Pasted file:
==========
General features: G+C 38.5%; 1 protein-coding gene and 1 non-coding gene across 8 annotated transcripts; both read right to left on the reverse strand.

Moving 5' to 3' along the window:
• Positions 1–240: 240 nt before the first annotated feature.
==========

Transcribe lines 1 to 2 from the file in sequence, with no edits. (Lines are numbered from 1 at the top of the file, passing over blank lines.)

General features: G+C 38.5%; 1 protein-coding gene and 1 non-coding gene across 8 annotated transcripts; both read right to left on the reverse strand.

Moving 5' to 3' along the window: